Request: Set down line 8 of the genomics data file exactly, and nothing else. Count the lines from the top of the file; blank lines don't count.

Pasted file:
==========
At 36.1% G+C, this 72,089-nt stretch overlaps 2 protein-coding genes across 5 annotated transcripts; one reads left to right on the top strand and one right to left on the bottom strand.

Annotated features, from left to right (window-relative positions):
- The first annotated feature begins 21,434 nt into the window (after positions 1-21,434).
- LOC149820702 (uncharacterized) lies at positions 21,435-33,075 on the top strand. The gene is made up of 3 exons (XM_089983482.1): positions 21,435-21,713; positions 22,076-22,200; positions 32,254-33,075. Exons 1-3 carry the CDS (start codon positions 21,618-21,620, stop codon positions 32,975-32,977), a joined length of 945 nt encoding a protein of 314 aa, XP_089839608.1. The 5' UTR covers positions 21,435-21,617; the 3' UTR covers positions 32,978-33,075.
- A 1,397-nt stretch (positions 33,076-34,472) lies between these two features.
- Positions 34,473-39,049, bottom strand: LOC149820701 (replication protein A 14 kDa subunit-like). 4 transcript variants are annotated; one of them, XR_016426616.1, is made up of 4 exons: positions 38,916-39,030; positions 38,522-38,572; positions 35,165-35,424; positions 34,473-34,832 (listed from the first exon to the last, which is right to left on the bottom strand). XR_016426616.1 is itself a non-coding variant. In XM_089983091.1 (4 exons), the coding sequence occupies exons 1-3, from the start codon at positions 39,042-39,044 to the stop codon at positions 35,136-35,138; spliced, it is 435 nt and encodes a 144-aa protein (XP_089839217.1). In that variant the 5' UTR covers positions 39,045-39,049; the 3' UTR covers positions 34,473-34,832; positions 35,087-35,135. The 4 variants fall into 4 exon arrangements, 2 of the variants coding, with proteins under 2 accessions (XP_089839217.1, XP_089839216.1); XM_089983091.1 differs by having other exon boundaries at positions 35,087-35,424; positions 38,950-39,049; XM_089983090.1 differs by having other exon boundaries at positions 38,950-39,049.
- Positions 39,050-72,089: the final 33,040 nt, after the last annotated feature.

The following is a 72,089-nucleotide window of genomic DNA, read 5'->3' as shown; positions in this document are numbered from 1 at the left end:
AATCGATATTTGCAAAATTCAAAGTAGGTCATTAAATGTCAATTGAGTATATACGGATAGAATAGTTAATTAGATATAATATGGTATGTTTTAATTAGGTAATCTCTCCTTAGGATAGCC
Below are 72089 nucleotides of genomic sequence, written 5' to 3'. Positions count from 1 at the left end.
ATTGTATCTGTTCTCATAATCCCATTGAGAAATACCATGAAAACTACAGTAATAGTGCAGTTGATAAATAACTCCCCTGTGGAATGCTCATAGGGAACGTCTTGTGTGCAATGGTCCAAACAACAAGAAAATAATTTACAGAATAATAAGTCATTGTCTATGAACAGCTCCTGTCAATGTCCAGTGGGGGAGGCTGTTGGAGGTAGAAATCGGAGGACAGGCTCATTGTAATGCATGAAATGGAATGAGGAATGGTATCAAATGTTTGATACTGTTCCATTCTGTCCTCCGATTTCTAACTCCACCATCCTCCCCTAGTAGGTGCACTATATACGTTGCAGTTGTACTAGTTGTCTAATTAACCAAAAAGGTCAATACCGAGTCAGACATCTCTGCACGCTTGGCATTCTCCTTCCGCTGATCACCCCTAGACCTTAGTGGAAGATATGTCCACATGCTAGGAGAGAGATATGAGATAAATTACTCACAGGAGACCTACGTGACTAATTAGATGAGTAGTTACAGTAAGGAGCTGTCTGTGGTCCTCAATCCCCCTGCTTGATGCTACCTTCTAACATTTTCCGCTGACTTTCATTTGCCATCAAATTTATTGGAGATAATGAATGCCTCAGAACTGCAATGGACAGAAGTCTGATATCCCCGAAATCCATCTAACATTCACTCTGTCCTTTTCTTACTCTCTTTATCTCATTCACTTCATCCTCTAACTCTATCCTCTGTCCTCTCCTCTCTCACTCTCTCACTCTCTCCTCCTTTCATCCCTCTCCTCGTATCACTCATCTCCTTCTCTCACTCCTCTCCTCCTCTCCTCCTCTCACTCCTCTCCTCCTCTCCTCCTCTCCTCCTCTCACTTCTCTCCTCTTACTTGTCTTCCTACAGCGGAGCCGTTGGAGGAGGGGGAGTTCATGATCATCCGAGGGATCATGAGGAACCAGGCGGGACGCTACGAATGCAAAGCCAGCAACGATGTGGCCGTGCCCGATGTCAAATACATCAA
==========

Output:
The following is a 72,089-nucleotide window of genomic DNA, read 5'->3' as shown; positions in this document are numbered from 1 at the left end: